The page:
• The method does not need separate training data, which are labeled in advance. The labeling of the training data is especially challenging, because the outliers are rare by definition. The proposed method relaxes this requirement.

  • Our proposed model is computationally more efficient than the compared methods (COD, MCOD and STORM2), because our proposed method does not utilize a sliding window in outlier detection.

Table 3 reports the evaluation results for STORM2 and MCOD using a sliding window of 10,000 elements. The results of COD are not reported, because the computation would have lasted for months, which is not a suitable performance for analyzing streams of data. As in the experiment results in Table 2, the results of our proposed method (\(h \in \{2, 10\}\)) are included for comparison.

Out of the 16 evaluation experiments with synthetic data, our proposed method outperformed or acquired similar results to MCOD and STORM2 in seven evaluation experiments. As in the evaluation results in Table 2, the outliers are effectively detected by comparing the data points with each other. Our proposed method has only access to one data point at a time, which is not as informative as having 10,000 data points available. However, the computational complexity of MCOD and STORM2 is very high, because the sliding window contains 10,000 elements. With the challenging datasets (GAUSS1, GAUSS2), our proposed method slightly outperformed MCOD and STORM2, while they have 10,000 times more of information available. Our proposed method detects outliers effectively in different types of data. Similar results are visible in Table 2.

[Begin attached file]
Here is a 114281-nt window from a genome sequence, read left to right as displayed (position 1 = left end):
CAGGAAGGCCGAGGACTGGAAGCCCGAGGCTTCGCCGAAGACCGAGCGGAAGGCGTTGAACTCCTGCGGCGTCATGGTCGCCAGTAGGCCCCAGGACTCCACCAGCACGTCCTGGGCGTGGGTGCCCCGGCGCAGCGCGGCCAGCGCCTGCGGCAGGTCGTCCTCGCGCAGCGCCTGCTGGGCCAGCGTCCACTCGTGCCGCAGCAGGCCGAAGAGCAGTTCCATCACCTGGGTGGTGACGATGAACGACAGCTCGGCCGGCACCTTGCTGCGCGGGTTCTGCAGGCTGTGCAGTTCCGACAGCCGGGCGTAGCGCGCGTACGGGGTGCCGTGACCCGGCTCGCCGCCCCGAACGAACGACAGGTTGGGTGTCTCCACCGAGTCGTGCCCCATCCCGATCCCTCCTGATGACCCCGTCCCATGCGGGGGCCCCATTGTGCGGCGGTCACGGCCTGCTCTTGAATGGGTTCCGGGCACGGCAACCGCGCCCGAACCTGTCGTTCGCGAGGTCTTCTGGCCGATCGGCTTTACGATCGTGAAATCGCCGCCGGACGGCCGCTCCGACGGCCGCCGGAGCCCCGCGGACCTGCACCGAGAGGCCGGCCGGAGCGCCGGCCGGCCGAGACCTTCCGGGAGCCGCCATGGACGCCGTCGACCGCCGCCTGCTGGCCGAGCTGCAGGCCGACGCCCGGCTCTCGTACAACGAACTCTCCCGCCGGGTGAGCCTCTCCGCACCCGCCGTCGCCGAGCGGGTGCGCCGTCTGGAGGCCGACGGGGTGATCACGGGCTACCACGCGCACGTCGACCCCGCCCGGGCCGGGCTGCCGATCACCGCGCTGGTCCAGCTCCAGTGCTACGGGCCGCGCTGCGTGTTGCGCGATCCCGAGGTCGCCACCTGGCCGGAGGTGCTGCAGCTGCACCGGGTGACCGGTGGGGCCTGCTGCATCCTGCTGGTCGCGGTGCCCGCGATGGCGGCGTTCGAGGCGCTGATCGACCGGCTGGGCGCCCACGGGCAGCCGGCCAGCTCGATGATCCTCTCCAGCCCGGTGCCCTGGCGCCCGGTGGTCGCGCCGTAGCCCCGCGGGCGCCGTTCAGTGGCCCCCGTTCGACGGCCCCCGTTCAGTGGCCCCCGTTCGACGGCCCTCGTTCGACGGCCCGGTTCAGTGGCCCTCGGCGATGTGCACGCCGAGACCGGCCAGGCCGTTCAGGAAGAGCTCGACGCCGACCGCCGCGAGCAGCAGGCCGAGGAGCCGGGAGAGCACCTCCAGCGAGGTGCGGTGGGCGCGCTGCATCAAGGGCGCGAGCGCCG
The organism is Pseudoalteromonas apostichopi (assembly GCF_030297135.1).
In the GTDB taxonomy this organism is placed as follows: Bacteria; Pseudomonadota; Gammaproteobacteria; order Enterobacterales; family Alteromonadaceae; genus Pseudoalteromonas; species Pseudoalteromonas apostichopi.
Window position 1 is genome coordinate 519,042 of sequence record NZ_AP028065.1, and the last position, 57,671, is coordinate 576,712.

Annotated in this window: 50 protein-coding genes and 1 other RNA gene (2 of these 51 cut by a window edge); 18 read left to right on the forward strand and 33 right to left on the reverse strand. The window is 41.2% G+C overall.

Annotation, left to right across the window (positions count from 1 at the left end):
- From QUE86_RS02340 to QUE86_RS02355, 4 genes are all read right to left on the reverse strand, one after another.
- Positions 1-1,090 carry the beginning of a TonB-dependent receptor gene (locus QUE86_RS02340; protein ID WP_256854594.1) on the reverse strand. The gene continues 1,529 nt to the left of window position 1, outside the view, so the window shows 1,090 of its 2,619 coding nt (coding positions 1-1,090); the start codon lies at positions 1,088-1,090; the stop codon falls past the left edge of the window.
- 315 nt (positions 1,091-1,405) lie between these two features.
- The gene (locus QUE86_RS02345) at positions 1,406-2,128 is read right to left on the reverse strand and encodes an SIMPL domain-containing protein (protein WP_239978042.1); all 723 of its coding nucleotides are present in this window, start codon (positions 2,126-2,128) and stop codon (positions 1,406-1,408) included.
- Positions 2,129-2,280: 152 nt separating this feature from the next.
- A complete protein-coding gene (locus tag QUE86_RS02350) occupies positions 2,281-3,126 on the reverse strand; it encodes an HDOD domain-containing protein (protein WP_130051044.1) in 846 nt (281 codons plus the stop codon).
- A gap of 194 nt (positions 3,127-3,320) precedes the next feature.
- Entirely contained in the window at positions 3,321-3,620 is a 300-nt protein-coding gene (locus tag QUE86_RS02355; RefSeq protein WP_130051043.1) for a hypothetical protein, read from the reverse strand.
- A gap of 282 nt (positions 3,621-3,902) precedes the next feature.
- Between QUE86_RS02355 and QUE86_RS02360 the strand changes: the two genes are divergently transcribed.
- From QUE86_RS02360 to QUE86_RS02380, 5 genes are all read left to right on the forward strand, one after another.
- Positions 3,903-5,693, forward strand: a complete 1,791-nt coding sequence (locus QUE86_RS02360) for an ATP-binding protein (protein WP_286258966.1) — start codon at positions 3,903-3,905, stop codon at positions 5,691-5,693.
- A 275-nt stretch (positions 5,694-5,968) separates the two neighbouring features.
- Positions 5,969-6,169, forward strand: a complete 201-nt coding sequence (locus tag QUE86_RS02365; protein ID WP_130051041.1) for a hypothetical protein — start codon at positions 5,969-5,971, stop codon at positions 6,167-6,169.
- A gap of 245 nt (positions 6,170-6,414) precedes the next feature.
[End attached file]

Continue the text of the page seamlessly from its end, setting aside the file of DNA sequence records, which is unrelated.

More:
For real-world data, our proposed method outperformed the compared methods. Additionally, the complex computation MCOD and STORM2 impose restrictions on the latency of the results in outlier detection. The results using the real-world sensor data, and the interpretation of the results, are similar with the results in Table 2.

In the experiments in Table 2, the sliding window size was 1000 for COD, MCOD and STORM2. In the experiments in Table 3, the sliding window size was 10,000 for MCOD and STORM2. The baseline algorithms stored at least 10,000 data points, which were updated and analyzed every time when a new data point arrived. The analysis using the baseline algorithms (COD, MCOD and STORM2) is a computationally demanding process. The long processing time should be justified by a high accuracy for outlier detection. However, the experiment results show that the baseline algorithms provide comparable or slightly better results than of our proposed method. Our proposed method for outlier detection provides accurate results consistently using a range of parameter values. Therefore, for analyzing streams of sensor data, our proposed method is capable of providing accurate results with a computationally lightweight model. Our proposed method, unlike MCOD, COD and STORM2, (1) does not store data points and (2) is fast to evaluate, because nearest neighbor queries are not used. Nearest neighbor queries are computationally demanding operations, and approximated solutions are sometimes preferred (see [5, 42]).